Gilbert then launched into a year and a half as support for George Carlin, leading up to the creation and recording of Up On Rockfield (2008), a landmark album noted for being written in the styles of some of his favorite songwriters. Of this disk Vintage Guitar proclaimed that “His fervor for composing is as powerful as a Colorado thunderstorm...accomplishing the seemingly impossible...Up On Rockfield should be on your must hear list.”

Who else would name their most recent album “Old White Men”, and actually have recorded a groundbreaking, heartbreaking title song to back it up? That’d be Vance Gilbert.

This latest release has received raves based solely on the material folks knew would be on it! The soul aching title cut, OLD WHITE MEN, the winsome BOY ON A TRAIN, and the comic tour de force MY BAD are present. The lonesome KING OF THE RAILS will leave a diagonal crease across the listener’s heart. DRAGONFLY WINGS is a delightful throwback to 70‘s pop. NO ONE CAN LOVE YOU LIKE MARY is an all acoustic life story punctuated by Billy Novick’s funky saxophones. The maddened rant of HELPLESS MAN is followed by the big hearted NEW YEAR’S EVE AT THE LION’S HEAD HOTEL - HOURLY RATES, a one-sided conversation between a prostitute and a policeman. Vance’s original YOU SHOULD BE HERE sounds like a refugee from the Rogers and Hart songbook and is just Vance and a classical guitar. GO and COME HERE MY LOVE are both solo snapshots of breathless points in time. The acapella BRAKEMAN’S SON is a small story of a search for big peace. Eleven killer songs, pared down to their living core, listener ready (OK, there’s a buried track. Listen for yourself…). [less...]
The songs of Bonnie Hayes have always been extraordinary, from "Shelly's Boyfriend", the post-punk badgirl anthem that put her on the map to the authentic passion of "Have A Heart" and "Love Letter," which restored Bonnie Raitt to superstardom with the multi-platinum, multi-Grammy-winning CD Nick of Time. Writing for artists as diverse as Bette Midler, Robert Cray, Adam Ant, David Crosby, Booker T and the MG's, and Cher, Hayes has continued to craft songs one critic described as "sparkling clockwork mechanisms with a tendency [more...] to do the unexpected."

On the new CD, Love In the Ruins, Bonnie infuses her barbed lyrics with her own unmistakable vocal style and adds a new fervor for crunchy guitars and incendiary drumming. The sum is ironic, literary, melodic, tragic, wild, honest, joyful music that also flat out ROCKS. Known for years as a keyboardist (she actually toured as a keyboard player/backing vocalist with such arena acts as Belinda Carlisle and Billy Idol), she turned to writing on guitar to stimulate the creative process. Bonnie's personal reinvention is typical of her uncompromising attitude: "I reject the idea that music has to be either smart or kickass---why not both?"

Famed for her kick-out-the-jams live show, Hayes has also enjoyed success as a recording artist and producer. In 1984, her pop/punk debut Good Clean Fun was released on seminal LA indie Slash Records to critical raves and national college airplay and in 1995, the Hayes-produced CD Steppin' Out by the Gospel Hummingbirds was nominated for a Grammy. Her new CD marks a return to center stage for this exceptional songwriter.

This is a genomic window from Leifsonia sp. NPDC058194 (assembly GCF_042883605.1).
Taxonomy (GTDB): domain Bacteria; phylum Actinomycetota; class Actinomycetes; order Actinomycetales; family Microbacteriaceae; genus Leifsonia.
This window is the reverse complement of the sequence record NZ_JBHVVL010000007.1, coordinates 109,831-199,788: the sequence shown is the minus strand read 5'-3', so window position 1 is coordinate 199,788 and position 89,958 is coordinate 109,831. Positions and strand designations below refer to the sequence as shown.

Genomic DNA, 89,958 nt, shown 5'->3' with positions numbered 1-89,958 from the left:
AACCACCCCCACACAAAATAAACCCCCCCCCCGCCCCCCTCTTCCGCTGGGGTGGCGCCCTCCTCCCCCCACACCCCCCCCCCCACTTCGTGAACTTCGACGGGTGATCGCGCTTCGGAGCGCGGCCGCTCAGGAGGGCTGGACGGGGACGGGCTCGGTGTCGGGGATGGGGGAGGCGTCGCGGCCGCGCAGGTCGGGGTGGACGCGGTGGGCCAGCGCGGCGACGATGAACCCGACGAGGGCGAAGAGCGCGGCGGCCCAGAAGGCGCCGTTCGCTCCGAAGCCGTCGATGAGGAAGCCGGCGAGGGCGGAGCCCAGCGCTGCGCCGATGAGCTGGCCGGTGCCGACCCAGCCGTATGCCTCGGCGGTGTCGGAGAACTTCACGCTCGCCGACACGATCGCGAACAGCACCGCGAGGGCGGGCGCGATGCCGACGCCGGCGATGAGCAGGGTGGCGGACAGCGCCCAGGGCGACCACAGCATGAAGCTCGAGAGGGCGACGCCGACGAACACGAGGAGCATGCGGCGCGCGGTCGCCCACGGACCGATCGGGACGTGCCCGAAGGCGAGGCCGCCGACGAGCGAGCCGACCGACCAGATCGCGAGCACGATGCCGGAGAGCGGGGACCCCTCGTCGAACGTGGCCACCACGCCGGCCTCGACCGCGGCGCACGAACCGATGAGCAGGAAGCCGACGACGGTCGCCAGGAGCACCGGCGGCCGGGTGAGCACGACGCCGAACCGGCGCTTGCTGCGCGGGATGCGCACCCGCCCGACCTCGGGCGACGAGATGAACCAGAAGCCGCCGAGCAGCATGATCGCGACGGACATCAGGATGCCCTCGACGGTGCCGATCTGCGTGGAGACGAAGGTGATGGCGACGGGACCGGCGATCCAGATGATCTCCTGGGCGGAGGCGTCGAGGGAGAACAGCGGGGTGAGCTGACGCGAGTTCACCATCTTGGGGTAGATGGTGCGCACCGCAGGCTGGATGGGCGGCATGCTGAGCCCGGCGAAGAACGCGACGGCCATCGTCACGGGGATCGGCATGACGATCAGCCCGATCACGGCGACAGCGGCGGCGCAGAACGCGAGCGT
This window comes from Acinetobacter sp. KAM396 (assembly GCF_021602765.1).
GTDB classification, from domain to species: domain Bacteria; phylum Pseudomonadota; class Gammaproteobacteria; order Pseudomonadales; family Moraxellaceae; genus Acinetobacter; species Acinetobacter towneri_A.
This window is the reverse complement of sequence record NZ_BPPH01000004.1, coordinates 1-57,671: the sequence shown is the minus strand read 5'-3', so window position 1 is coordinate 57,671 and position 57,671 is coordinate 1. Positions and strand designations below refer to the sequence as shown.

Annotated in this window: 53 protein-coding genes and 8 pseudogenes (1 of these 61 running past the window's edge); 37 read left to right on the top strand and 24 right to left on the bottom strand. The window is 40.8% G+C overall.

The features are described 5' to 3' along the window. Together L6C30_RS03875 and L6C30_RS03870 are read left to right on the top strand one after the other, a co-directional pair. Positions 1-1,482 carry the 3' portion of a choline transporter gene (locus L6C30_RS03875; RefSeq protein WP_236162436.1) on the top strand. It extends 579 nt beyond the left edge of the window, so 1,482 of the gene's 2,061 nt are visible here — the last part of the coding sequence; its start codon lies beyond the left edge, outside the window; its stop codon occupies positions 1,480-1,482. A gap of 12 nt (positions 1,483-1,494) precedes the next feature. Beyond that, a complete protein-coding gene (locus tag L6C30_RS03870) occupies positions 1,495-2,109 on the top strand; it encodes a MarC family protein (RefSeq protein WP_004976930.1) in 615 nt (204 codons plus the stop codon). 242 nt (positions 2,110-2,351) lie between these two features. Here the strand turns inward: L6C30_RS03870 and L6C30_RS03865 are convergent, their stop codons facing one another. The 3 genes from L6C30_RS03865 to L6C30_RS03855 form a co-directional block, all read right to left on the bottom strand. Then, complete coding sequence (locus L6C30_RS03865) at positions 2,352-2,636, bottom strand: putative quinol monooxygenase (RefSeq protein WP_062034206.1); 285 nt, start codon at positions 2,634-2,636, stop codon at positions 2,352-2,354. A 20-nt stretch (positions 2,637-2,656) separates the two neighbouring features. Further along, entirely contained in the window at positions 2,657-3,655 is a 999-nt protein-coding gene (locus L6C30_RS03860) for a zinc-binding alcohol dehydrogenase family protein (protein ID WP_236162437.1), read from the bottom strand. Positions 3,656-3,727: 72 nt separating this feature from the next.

Bonnie Hayes is a popular and experienced teacher with an original slant on writing songs that satisfy both artistic and commercial criteria. She teaches classes in various aspects of songwriting and popular music regularly. Her students have won prizes in the John Lennon songwriting contest, the WCSA songwriting contest, the Soulmaking contest, and others. [less...]
Peter Himmelman
During his multi-pronged career as a singer, songwriter and all-around performer, as a children's entertainer, TV and film composer and pioneering webcast star, Peter Himmelman has maintained remarkably high standards: Can you point to a song in his vast body of work that feels tossed off, or remember a concert or club date that didn't delight and amuse? Recorded on a dare – his own – to work faster and more under the gun, and closer to the quick of the creative process, Himmelman's new Himmasongs album, "The Mystery and the Hum," tumbled out of him with no planning or preparation. Holed up in a Minneapolis studio, [more...] far from the comforts of his home in Santa Monica, Calif., this native of St. Louis Park, MN, wrote the tunes over a two-week period and cut them in three days. Though he co-produced them with his friend Rob Genedek, who operates the studio, he raised the stakes of his experiment by hooking up with "house" musicians with whom he had never played, taking it on trust that if bassist Jim Anton and drummer Billy Thommes were good enough to run with Jonny Lang, they were good enough to ride the sonic rapids with him.

As the songs emerged, ranging from the irresistibly catchy love song "Change My Channel" to the earthy blues narrative "Georgia Clay" to the wryly observant "Medicine," Himmelman knew they were winners. What he didn't know, having knocked them out so unselfconsciously, is what they meant. Like DNA samples, they needed to be analyzed. To paraphrase a line from one of his tunes, they knew him better than he did.